May Term International Courses
Upcoming Travel Courses for 2021
Upcoming travel courses are potentially subject to change based on student interest.
Theatertreffen 2021: Theater in Deutschland/ Theater in Germany
GER 2294, IDS 2294, THEA 2294
Course Instructors: Matthew Bauman & Tosha Fowler
Course Description: In this course students will experience and analyze dramatic texts in conjunction with the 58th Berliner Theatertreffen in Berlin, Germany, which features a juried selection of the year’s ten best productions from German-language theater. The course requires students to theorize from page to stage. For the first part of the course, at Transy, students will conceptualize a potential staging for approximately six plays by applying knowledge of stage production practices and techniques as well as cultural and historical influences (German and otherwise). The plays will be selected from the Theatertreffen productions and the other plays that will be on offer in Berlin’s more than 150 theaters. Students will then travel to Berlin for ten days to view actual productions of the plays, after which they will compare and contrast what they predicted with what was actualized on stage. Students will analyze playwright’s intention, director’s interpretation and the historical and cultural influences for each production. Students will also hypothesize how living in Berlin/ Germany/Europe might influence the production choices made in the stagings they see by incorporating their first-hand experiences of Berlin and the wide variety of educational opportunities the city offers into their analyses. *Students enrolled in GER-2294 will read the plays in German and conduct their analyses in German.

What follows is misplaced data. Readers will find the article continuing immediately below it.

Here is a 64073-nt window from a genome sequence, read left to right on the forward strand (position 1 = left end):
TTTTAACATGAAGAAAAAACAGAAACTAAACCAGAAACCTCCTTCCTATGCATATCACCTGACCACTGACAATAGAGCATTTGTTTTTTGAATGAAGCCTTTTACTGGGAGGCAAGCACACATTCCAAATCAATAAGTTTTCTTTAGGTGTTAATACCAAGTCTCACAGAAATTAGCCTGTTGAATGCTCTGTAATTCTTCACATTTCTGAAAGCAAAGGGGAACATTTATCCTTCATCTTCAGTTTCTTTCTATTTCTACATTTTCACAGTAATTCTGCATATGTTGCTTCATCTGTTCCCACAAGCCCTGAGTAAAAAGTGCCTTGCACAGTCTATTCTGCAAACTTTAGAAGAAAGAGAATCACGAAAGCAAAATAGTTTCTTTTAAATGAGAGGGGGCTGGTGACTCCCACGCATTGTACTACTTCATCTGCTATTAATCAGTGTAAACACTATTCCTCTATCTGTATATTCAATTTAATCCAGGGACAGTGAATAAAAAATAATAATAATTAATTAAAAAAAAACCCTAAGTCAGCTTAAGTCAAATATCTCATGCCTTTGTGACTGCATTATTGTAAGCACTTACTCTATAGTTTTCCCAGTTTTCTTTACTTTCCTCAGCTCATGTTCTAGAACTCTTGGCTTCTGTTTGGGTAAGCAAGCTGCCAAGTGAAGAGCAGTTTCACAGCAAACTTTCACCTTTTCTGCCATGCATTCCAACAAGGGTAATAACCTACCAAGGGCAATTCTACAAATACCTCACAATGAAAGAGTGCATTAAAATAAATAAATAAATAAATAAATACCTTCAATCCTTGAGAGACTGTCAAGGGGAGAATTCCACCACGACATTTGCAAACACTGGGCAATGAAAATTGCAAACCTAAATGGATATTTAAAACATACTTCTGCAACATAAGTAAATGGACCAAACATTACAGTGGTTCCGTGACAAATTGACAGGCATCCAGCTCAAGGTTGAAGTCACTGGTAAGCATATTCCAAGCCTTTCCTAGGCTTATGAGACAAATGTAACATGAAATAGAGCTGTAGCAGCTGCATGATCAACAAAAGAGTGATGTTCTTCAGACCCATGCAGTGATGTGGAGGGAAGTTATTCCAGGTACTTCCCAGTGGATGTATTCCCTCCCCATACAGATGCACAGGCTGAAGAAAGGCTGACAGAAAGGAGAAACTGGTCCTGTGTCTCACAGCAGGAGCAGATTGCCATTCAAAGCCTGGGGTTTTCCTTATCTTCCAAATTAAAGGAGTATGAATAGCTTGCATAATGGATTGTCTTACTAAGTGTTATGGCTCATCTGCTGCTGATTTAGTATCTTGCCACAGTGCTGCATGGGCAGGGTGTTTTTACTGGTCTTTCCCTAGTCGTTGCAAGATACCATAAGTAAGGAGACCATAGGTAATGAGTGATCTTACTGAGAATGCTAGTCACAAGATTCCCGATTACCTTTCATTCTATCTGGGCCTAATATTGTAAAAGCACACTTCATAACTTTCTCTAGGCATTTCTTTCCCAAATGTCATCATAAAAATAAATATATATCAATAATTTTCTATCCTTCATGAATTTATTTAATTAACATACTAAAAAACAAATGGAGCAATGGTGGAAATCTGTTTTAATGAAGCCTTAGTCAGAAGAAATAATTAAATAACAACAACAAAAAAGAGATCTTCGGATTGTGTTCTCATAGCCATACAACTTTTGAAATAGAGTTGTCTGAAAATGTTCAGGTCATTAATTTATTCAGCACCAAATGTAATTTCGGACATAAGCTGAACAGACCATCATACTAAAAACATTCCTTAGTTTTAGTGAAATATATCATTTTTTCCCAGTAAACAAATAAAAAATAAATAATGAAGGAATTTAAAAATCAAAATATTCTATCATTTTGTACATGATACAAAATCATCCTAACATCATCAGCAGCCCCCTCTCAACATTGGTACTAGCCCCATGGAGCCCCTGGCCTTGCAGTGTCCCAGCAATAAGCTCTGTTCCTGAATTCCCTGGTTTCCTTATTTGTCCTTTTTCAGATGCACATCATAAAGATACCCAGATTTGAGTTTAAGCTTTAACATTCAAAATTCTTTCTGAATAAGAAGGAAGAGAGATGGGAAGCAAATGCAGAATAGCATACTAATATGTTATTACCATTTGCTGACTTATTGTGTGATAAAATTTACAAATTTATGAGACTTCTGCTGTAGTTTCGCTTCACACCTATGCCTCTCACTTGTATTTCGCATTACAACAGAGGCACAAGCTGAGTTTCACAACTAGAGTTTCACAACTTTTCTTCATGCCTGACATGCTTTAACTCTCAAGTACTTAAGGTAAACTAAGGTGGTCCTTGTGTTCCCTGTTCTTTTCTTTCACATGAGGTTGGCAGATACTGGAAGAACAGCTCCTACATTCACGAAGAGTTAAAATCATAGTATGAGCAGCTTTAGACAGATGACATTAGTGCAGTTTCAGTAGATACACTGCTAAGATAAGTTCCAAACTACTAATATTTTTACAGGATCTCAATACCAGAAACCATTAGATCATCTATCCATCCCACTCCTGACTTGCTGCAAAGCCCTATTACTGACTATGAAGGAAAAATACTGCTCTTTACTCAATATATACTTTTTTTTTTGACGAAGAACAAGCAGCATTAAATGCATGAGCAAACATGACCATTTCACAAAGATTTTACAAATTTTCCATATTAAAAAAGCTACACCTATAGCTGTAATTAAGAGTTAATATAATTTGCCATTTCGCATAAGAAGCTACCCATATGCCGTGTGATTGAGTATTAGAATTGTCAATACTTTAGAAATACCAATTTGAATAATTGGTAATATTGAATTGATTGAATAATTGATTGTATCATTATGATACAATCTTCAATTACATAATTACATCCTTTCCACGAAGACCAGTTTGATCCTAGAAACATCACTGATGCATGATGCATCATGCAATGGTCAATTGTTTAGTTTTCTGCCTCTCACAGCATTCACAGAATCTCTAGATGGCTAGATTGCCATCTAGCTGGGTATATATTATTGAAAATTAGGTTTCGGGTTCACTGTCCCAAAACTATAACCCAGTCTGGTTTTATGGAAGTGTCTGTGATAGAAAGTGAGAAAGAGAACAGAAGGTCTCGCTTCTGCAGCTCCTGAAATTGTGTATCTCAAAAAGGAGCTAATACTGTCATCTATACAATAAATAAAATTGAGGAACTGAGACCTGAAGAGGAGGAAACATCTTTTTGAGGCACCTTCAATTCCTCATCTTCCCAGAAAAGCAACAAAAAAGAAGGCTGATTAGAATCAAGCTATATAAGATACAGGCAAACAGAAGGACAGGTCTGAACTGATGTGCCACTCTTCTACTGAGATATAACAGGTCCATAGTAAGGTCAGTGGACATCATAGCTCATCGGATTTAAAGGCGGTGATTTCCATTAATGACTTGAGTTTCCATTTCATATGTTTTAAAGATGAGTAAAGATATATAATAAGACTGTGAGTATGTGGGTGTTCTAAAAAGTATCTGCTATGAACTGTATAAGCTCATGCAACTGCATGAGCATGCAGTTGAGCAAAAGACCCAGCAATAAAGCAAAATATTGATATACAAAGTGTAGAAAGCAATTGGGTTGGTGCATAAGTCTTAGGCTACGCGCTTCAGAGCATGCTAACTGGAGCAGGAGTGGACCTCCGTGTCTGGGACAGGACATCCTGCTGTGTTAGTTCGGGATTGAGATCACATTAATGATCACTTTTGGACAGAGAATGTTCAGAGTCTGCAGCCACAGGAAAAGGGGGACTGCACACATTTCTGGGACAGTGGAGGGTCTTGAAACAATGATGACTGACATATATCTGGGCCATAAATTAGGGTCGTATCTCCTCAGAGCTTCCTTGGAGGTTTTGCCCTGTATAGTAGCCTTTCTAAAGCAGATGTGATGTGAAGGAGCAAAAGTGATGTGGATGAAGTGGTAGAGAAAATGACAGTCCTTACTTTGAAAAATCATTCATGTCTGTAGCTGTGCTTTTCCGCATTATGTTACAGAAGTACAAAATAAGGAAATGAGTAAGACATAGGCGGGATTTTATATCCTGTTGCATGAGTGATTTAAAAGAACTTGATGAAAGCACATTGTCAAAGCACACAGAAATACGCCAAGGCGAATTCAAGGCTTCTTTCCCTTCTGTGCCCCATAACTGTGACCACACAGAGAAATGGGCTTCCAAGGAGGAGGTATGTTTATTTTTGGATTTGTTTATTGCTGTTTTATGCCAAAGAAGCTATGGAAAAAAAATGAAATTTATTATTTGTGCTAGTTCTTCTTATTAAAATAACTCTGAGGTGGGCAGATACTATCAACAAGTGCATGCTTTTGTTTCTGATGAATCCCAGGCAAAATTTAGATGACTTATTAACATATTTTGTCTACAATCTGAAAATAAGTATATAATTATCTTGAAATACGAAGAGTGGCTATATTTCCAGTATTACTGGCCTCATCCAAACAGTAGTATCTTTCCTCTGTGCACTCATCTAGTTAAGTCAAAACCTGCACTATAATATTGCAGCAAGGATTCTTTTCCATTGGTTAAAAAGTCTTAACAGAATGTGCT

Prerequisites: GER-1034 for GER-2294 / None for Theater
The Idea of Modern Paris: Questioning the Belle Epoque
IDS 2294, FRN 2294, FRN 3504, ARTH 2294
Course Instructors: Dr. Brian Arganbright & Dr. Emily Goodman
Course Description: The Belle Epoque is synonymous with prosperity and progress. In Paris, the turn of the century ushered in an era of optimism, hope and confidence in the future. The industrial revolution was in full swing and technological advances promised to take away the drudgery of everyday life. Using the complicated histories and mythologies surrounding the Belle Epoque, this course will consider the idea of Modern Paris from a variety of perspectives. In particular, we will examine the emergence of new forms of artistic expression that repeatedly questioned and challenged the past while confronting the idea of the modern. For example, who is included in this dream of a modern city and whose voices and experiences are overlooked or omitted by this narrative? We will also analyze the culture of revolt and the use of public spaces as the emblematic site of counter narratives. We will consider how art, literature, architecture, and urban planning of Paris reflects the social changes of the late 19th and early 20th centuries (including the rural exodus, immigration, nationalism and citizenship). We will also consider what the idea of a “golden age” means for those living after it while investigating the role of nostalgia and a constant search for lost time (Proust). Drawing on our readings, discussions and experiences in France, both in Paris and in Provence/Normandy, we will consider how narrative and the idea of modern Paris (mis)informs our perception of the past in relation to the present.